People say, “What toxins? I don’t spray anything.” I say, “Does the wind blow where you live?” “Yes.” On March 11, 2011, there was a tsunami in Japan and a nuclear reactor in Fukushima failed. The first lap across the US is in a line from Boise, Idaho to Philadelphia. Cesium was falling out of the sky. Over the next twelve months, human miscarriages doubled from cesium that came from half a world away. Do you live across the street from GMO corn and soybeans across the county and state?
There are a lot of different places for toxins to show up and pause perfectly. A fun little story at the last conference, I stole a little container of Redmond clay from the people selling Redmond plot products because I wanted to tell the story about this 75-year-old lady in the book We Eat Clay (& Wear It Too!). She was about 75 and was going to take maybe half this much quarter cup half a cup of this clay, and put it in a Rubbermaid tub with hot water. Her intention was to pull toxins out of the bottom of her feet.
It ended up taking 15 or 20 minutes for the water to cool off. She must have forgotten what she was doing. Being frugal, she might throw it away. She wanted her house plants and killed every plant in her house. When the talk was over, I went back and said, “I stole this for a talk.” They go, “You’re the guy,” and I’m like, “I’m in trouble.” She goes, “We sold every one of those containers that we brought with us because of your talk.” There are ways to detox. The problems are out there. Two weeks of clean food can have a dramatic effect on inflammation and our overall health.
Even farmers need to detox their farms and their soil because they’re close to people using sprays and glyphosate.
I have a fun story about that. A friend down in Texas was trying a number of different things. He heard about Redmond’s product called SR 50, which is half sea salt and half Redman conditioner, which would be detox like clay. He didn’t have enough money to do his whole farm. I said, “Start going around the outside of the farm and keep getting come in further in until you spend all your money. That way, you have this area of protection around the outside from all the people that aren’t doing this practice.”
He called me up about two months later and said, “The army worms have started hitting. They’re devastating the neighbor. I went over to see what was going on. I saw them come about 10 feet in our property, and then they turned around and they went back,” because he had that conditioner and the sea salt there. These were not plants that were susceptible to disease and Mother Nature’s cleaning crew.
It’s a beautiful story. I can picture those worms crawling away. This is not our neighborhood. This is not our environment where we’re going to get anything good because they were stopped naturally. Speak to the person who is like, “I understand you loud and clear what I want to do is start growing my own food. How can I get some of that good soil is talking about? How can I make sure it’s toxin free?”
The Redmond conditioner is very effective at binding the neighbor’s toxins and it’s got about 50 or 60 minerals in it already. It promotes the growth of biology in the soil. If we do not have that, we do not have an army that’s going to bring those minerals to the plant in the order in which the plant tells the biology when they need it. There is a film called Back To Eden. It’s about an hour and a half long. It’s very interesting about how to use the woodchips from the tree trimmers.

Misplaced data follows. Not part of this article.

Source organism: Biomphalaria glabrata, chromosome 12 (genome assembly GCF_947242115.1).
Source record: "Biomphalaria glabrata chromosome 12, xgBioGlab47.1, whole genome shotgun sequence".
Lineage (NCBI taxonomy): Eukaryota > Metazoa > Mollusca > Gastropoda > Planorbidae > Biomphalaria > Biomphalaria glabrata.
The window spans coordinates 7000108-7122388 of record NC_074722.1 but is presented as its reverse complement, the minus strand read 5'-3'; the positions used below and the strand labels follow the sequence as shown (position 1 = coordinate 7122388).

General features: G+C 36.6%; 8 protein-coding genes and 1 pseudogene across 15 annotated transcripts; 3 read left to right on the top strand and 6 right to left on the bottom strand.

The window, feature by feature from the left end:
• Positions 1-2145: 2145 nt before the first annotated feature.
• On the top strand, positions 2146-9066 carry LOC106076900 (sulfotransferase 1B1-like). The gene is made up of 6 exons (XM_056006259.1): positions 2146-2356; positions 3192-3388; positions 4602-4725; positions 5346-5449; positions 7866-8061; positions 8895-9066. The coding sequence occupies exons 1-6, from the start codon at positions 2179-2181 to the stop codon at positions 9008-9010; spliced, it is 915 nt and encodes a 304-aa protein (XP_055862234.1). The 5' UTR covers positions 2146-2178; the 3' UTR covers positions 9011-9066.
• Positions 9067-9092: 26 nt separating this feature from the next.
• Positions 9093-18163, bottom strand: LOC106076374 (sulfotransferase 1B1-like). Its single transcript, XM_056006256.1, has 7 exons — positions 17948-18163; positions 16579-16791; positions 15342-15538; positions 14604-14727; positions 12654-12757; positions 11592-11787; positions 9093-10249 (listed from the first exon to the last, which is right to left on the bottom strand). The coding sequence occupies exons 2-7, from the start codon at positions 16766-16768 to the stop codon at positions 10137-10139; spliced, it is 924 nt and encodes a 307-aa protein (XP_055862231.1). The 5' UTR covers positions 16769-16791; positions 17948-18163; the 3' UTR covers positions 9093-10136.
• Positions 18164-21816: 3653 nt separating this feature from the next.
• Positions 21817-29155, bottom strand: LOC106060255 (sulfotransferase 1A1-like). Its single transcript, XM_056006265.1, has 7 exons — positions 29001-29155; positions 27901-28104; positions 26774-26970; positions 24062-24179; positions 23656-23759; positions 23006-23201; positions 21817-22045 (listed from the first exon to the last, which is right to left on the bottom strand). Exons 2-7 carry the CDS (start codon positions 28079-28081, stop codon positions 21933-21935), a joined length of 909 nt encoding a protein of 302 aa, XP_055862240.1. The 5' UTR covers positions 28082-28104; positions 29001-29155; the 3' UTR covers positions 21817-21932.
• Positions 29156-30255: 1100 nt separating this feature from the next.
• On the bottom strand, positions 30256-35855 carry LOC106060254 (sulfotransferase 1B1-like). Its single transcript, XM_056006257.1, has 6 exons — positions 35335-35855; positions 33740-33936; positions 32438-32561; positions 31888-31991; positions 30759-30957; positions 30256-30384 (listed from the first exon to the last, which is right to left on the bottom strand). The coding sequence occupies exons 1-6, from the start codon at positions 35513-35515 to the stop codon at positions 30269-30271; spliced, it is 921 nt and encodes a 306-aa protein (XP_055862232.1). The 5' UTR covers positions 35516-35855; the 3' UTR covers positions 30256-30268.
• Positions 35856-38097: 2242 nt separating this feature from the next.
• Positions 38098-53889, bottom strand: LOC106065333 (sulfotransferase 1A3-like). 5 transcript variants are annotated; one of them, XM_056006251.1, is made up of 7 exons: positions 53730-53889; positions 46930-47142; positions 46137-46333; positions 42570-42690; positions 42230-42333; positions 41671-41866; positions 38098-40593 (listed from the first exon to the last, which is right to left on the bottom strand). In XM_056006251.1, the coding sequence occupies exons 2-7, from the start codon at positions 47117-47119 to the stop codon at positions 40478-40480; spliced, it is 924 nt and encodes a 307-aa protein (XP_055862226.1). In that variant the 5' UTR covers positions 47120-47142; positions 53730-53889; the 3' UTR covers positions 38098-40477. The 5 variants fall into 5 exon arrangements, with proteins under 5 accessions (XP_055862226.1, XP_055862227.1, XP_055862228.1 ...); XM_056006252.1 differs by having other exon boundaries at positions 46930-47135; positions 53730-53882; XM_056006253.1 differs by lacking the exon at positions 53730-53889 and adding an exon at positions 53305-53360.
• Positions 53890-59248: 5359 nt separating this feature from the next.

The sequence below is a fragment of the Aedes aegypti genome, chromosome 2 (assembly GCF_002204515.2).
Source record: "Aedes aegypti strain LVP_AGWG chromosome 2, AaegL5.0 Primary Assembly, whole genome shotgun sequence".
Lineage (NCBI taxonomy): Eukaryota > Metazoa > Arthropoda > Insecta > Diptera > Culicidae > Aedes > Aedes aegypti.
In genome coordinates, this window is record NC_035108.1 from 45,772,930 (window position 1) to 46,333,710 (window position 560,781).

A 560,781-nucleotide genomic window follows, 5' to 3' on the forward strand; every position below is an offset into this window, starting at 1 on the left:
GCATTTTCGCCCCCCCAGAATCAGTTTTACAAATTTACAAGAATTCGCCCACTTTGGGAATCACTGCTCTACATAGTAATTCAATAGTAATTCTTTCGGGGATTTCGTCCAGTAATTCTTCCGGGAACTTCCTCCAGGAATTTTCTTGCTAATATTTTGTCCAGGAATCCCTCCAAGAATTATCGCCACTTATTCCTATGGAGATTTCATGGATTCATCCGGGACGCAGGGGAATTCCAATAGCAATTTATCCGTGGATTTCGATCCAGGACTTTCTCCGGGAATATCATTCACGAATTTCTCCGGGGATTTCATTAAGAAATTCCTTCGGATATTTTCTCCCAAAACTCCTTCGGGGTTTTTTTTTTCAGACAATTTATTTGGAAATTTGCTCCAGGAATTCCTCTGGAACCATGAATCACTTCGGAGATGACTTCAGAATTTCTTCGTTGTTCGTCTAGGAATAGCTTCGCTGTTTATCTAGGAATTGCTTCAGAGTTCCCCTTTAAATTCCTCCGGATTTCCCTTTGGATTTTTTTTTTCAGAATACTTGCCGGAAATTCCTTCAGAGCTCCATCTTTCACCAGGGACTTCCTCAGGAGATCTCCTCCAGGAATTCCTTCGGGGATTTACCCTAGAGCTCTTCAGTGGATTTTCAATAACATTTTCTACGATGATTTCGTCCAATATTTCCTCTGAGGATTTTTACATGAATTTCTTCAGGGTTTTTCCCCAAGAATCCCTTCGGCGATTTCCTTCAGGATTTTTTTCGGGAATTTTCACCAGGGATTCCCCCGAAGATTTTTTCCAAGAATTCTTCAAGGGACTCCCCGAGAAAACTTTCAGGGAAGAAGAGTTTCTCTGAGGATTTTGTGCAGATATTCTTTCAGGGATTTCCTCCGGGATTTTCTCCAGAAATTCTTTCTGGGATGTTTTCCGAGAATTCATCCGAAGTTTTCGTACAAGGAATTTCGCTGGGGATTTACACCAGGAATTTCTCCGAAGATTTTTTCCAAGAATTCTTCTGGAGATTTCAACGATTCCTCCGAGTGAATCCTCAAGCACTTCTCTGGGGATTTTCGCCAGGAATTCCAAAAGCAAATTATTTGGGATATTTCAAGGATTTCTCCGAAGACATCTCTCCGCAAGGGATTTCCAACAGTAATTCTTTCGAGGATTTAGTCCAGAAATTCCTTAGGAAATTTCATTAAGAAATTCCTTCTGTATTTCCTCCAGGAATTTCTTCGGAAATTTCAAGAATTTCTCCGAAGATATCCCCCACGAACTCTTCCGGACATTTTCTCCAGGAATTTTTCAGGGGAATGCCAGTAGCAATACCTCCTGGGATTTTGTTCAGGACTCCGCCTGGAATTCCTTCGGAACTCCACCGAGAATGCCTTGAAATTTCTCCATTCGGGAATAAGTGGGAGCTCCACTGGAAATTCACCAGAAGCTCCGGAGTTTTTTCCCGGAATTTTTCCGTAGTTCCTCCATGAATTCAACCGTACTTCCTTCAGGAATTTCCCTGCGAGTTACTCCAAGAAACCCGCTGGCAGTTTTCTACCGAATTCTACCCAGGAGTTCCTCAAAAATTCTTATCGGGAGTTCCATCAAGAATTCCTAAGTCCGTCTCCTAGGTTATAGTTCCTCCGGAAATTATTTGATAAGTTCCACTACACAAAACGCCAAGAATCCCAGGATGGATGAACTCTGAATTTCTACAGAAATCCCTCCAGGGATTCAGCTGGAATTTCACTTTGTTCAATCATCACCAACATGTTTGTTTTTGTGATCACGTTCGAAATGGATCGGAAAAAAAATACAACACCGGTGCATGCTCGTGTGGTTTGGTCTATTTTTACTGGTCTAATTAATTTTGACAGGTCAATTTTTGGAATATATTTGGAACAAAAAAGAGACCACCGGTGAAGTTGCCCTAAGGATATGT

The Johnson-Su Bioreactor is all open source. This is something that you can build yourself. It is the most fungal compost out there, humus compost or humus extract from Midwest bio Ag in Tampico, Illinois. they’re onto something. Edwin Blosser is the owner of that. It’s organic by design, not by default. With that in mind, I’m ready to start a garden.
Gabe Brown has some rules about what to do for good soil. You want a living route as long as possible. The longer you’ve got that living route, the longer you’ve got to plant pumping the carbon that’s in the atmosphere into your soil. If other people are stirring dirt and releasing carbon, CO2, and you have a living route, it’s free. They’re giving you their carbon to put to sequester into your soil. Don’t cut living route off too short, you want to have solar panels so you can get photosynthesis. You want armor on the soil.
The more you have armor and that taller plant, the more you shade the soil so it doesn’t get hot and you’re not baking your biology. Diversity of species took eight different varieties planted them individually then planted them all together. All of the individuals died because there wasn’t enough rain. Right beside those, when they ate or all planted together, it was an oasis. They took the same amount of moisture and thrived. Minimum disturbance, the more you disturb the soil, the more you break up the house where the biology lives. If you introduce livestock, you speed up the whole process.
The more you disturb the soil, the more you break up the house where the biology lives.
Maynard Murray wrote a book called Sea Energy Agriculture. He found immunity to disease in the ocean. He started bringing seawater and sea solids back and over the course of many years, was able to recreate that immunity to disease in both plants and animals. The classic example was he took tomatoes and had to control 200 pounds of sea salt, 400 or 600 corrupted 2,200 pounds to the acre.